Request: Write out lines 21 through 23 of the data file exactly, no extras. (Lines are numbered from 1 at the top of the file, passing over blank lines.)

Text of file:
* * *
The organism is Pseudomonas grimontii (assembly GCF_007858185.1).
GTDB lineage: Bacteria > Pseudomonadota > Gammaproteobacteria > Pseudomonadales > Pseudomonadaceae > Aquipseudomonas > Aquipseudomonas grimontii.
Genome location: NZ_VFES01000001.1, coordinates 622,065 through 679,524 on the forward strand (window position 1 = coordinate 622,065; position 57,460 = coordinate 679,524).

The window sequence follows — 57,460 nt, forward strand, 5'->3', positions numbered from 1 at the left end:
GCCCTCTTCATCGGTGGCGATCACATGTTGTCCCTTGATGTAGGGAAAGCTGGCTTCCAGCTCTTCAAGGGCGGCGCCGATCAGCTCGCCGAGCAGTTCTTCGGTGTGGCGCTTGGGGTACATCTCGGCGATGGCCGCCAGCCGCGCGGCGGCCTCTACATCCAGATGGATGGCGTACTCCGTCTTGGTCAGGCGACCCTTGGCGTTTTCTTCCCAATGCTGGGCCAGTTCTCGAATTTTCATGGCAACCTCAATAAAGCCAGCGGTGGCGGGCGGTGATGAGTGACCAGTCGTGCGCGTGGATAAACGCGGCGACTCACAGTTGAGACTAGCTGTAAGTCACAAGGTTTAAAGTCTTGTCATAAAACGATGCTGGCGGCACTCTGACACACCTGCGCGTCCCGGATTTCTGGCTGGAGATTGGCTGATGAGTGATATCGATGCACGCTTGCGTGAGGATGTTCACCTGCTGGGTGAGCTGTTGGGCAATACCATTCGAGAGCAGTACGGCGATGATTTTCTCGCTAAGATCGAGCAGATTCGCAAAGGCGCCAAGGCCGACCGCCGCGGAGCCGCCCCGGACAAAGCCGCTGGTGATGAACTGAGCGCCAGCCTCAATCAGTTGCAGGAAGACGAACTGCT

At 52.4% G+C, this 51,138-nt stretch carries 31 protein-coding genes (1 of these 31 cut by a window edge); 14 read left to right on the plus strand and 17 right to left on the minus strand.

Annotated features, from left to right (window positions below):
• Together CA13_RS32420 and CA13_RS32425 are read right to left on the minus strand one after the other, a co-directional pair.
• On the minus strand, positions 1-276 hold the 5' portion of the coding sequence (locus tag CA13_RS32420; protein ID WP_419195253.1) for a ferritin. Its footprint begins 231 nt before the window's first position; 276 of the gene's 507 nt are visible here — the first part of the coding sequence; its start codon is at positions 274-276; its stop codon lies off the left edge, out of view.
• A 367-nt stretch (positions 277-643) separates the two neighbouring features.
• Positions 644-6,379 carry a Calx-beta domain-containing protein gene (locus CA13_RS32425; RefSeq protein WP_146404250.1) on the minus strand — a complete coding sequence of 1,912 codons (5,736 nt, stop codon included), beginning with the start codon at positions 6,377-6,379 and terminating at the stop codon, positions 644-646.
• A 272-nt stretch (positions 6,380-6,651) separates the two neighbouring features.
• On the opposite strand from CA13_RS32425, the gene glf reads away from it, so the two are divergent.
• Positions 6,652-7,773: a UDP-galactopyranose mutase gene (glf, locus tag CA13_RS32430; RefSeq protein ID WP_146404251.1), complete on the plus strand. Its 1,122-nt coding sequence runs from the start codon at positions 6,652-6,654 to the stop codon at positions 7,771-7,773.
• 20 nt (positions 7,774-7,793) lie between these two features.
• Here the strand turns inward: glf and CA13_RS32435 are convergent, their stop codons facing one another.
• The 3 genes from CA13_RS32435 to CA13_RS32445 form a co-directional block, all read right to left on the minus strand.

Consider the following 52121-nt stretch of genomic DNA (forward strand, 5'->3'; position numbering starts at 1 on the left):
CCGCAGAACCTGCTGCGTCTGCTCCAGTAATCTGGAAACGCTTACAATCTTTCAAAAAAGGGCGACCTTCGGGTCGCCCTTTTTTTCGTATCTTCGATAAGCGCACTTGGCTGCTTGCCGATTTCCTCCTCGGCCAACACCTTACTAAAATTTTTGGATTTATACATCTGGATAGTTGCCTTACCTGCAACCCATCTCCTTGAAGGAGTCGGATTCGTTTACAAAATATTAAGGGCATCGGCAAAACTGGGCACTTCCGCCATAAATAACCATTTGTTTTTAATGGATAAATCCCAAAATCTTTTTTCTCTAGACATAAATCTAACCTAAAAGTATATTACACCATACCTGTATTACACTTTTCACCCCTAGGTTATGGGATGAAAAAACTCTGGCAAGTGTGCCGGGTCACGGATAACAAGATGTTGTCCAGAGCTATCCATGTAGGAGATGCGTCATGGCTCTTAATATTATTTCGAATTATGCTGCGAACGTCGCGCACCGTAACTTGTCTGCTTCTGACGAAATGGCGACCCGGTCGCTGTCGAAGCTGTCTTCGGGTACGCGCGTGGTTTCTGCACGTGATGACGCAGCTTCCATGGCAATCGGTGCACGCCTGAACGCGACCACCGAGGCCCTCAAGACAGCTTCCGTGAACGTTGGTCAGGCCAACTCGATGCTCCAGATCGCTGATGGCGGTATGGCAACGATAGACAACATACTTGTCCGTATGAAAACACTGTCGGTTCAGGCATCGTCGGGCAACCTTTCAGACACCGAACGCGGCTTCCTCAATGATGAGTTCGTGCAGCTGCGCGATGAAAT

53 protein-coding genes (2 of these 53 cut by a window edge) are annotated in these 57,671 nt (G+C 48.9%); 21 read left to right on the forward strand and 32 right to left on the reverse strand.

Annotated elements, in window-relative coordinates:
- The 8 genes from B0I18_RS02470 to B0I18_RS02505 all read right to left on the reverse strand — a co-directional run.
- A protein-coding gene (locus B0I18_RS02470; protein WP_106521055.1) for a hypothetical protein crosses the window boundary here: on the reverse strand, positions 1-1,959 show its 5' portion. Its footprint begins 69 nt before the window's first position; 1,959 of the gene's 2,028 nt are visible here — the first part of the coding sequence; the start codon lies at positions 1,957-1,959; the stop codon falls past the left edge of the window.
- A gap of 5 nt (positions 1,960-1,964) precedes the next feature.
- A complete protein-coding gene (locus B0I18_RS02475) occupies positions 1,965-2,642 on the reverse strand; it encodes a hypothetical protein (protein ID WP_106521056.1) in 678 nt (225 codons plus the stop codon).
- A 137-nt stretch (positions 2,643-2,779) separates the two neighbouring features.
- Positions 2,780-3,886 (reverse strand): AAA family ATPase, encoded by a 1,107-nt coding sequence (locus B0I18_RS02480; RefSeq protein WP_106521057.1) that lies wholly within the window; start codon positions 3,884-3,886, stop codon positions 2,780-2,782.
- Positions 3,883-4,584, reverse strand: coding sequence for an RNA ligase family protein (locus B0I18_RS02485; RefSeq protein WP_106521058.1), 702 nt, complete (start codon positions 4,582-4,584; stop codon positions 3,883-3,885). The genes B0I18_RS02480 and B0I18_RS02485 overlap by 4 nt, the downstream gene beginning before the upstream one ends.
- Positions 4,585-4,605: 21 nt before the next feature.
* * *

Annotated elements, in window-relative coordinates:
- The 8 genes from B0I18_RS02470 to B0I18_RS02505 all read right to left on the reverse strand — a co-directional run.
- A protein-coding gene (locus B0I18_RS02470; protein WP_106521055.1) for a hypothetical protein crosses the window boundary here: on the reverse strand, positions 1-1,959 show its 5' portion. Its footprint begins 69 nt before the window's first position; 1,959 of the gene's 2,028 nt are visible here — the first part of the coding sequence; the start codon lies at positions 1,957-1,959; the stop codon falls past the left edge of the window.